MUMBAI: Come May, psychiatrists will acquire a new manual to diagnose mental illnesses. But instead of anticipation, there seems to be an air of trepidation hanging around the fifth installment of the Diagnostic and Statistical Manual of Mental Disorders
— DSM-V, in short — that is published by the American Psychiatric Association
and followed across the world.
Several practitioners are voicing reservations about DSM-V’s new labels. Hinting at a pharmaceuticals-driven manual, a senior psychiatrist said: “It’s about molecules … DSM-Vhas identified so many new conditions that people will be handed out prescriptions more rapidly then before.”
The psychiatry manual will, for the first time, spell out Adult Attention Deficit Disorder, minor neurocognitive disorder (like forgetfulness), binge eating, internet addiction, etc. Each new condition could trigger a mega sale of pills, but the DSM-V team has shrilly denied any connection with the big-buck pharma sector.
Manual key to research
Earlier this week, American psychiatrist Allen Frances, who helped devise the fourth edition of the manual (DSM-IV), lashed out against the new installment in the British Medical Journal. “It risks mislabelling a sizeable number of population as mentally ill,” Frances wrote.
He is disturbed about a new introduction called ‘somatic symptom disorder’ that will need only one bodily symptom distressing or disrupting daily life for about six months. “This new category will extend the scope of mental disorder classification by eliminating the requirement that somatic symptoms must be medically unexplained,” he wrote. In a field trial study to check for somatic symptom disorder, the results included 15% of patients with cancer or heart disease and 26% with irritable bowel syndrome or fibromyalgia. “The rate of psychiatric disorder among medically ill patients is unknown, but these rates seem high,” added Frances.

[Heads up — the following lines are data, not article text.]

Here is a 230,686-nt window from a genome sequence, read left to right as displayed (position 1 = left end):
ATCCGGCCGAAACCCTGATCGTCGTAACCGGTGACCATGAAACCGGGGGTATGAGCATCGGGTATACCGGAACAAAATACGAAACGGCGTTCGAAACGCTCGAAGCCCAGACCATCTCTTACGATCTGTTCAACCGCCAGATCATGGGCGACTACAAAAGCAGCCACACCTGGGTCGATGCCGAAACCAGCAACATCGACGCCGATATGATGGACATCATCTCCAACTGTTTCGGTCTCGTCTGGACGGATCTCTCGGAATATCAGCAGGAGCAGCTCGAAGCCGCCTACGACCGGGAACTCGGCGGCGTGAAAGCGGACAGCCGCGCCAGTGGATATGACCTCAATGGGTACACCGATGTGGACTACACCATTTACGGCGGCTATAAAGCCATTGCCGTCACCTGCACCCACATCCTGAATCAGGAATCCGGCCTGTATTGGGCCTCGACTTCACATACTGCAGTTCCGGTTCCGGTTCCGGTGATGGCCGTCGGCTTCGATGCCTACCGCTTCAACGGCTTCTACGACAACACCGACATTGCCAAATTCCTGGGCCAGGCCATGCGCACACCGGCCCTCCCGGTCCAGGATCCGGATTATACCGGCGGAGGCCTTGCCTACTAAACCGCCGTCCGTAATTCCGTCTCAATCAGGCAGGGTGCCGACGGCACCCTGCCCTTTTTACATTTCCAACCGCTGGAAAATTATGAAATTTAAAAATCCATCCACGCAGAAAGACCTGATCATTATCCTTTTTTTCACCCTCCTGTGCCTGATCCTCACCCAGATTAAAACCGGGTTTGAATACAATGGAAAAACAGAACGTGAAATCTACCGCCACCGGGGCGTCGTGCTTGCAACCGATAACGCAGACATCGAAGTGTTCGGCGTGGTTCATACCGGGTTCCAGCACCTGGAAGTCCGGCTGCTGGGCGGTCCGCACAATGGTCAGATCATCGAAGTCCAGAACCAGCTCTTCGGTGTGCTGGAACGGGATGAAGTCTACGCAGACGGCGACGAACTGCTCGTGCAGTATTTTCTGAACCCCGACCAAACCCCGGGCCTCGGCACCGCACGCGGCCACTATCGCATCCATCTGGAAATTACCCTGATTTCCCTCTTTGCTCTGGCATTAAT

Doctors in India are not too supportive of the somatic symptom disorder. “One symptom cannot be used to diagnose a mental condition,” said Dr Shubhangi Parkar, who heads KEM Hospital’s psychiatry department. “In India, we need to take into account the patient’s body language, our social milieu and families before making a diagnosis,” she said.
Dr Rochelle Suri, a counsellor, said she is not a big fan of DSM-V because it is too generalized. “Just because someone has a few of the symptoms doesn’t mean they have the illness,” she said. Dr Harish Shetty from L H Hiranandani Hospital said: “Treatment modalities should focus on the narratives of life and not on presentation of symptoms alone. A clear diagnosis should be viewed as a trailer and not the movie that needs treatment.”
How important is DSM-V in the Indian context? Parkar said: “DSM-V is important because care has been taken to ensure that cultural context is considered in diagnosis.” In fact, the Indian Psychiatric Society set up a task force to discuss DSM-V and send its recommendations.